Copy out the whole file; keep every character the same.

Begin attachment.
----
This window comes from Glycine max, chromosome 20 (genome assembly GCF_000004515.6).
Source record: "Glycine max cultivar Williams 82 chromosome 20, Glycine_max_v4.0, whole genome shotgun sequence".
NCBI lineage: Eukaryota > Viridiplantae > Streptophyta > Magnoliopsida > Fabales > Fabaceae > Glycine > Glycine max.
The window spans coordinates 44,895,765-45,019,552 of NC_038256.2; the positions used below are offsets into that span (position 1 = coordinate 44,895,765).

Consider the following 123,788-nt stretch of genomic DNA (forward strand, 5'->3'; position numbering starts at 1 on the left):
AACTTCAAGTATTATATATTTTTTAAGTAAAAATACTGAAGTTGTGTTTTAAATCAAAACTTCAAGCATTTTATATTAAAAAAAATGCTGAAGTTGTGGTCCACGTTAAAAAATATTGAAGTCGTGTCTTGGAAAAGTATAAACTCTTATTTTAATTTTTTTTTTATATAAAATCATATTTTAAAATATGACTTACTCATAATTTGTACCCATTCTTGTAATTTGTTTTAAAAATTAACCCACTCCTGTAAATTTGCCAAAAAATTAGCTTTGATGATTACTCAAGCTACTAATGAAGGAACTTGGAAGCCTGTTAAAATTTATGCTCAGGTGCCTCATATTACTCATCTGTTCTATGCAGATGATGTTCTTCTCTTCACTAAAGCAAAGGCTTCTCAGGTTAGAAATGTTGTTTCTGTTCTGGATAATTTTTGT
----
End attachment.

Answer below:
This window comes from Glycine max, chromosome 20 (genome assembly GCF_000004515.6).
Source record: "Glycine max cultivar Williams 82 chromosome 20, Glycine_max_v4.0, whole genome shotgun sequence".
NCBI lineage: Eukaryota > Viridiplantae > Streptophyta > Magnoliopsida > Fabales > Fabaceae > Glycine > Glycine max.
The window spans coordinates 44,895,765-45,019,552 of NC_038256.2; the positions used below are offsets into that span (position 1 = coordinate 44,895,765).

Consider the following 123,788-nt stretch of genomic DNA (forward strand, 5'->3'; position numbering starts at 1 on the left):
AACTTCAAGTATTATATATTTTTTAAGTAAAAATACTGAAGTTGTGTTTTAAATCAAAACTTCAAGCATTTTATATTAAAAAAAATGCTGAAGTTGTGGTCCACGTTAAAAAATATTGAAGTCGTGTCTTGGAAAAGTATAAACTCTTATTTTAATTTTTTTTTTATATAAAATCATATTTTAAAATATGACTTACTCATAATTTGTACCCATTCTTGTAATTTGTTTTAAAAATTAACCCACTCCTGTAAATTTGCCAAAAAATTAGCTTTGATGATTACTCAAGCTACTAATGAAGGAACTTGGAAGCCTGTTAAAATTTATGCTCAGGTGCCTCATATTACTCATCTGTTCTATGCAGATGATGTTCTTCTCTTCACTAAAGCAAAGGCTTCTCAGGTTAGAAATGTTGTTTCTGTTCTGGATAATTTTTGT